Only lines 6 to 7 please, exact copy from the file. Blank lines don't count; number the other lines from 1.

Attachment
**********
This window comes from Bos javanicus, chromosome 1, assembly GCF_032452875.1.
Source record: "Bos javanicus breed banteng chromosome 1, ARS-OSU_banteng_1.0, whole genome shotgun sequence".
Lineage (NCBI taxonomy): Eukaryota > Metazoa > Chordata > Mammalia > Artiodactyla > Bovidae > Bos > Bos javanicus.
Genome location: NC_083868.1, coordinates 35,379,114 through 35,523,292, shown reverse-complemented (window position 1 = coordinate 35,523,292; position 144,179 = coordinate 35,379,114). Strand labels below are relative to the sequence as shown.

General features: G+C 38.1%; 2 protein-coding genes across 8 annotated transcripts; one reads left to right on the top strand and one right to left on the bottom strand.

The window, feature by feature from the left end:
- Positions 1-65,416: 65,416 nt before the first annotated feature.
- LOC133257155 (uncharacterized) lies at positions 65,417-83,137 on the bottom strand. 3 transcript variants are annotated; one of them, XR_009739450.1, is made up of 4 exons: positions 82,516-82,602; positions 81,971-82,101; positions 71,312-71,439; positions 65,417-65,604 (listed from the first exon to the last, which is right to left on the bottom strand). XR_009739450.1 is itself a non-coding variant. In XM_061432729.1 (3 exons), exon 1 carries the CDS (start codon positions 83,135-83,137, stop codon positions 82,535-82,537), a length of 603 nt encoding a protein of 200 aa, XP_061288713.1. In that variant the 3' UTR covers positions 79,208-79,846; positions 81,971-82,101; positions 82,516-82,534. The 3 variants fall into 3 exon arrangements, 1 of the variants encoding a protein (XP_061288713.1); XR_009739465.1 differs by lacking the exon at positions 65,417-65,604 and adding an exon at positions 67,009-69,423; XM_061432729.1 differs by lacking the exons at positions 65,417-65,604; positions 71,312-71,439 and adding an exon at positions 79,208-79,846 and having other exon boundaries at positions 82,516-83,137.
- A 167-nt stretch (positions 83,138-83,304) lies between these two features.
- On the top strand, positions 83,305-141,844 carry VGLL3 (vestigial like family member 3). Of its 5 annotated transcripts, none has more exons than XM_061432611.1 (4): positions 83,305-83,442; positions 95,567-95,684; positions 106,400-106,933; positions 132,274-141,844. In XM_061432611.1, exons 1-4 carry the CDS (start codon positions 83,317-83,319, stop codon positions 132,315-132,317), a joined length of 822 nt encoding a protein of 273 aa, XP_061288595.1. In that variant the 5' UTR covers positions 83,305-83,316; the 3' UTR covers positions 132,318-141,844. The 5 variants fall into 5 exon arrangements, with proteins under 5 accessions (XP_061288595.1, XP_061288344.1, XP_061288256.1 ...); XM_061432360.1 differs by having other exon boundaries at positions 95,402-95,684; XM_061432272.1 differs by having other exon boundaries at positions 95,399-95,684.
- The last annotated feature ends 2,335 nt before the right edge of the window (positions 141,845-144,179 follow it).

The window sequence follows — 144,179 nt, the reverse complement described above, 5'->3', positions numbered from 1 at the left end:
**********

The window, feature by feature from the left end:
- Positions 1-65,416: 65,416 nt before the first annotated feature.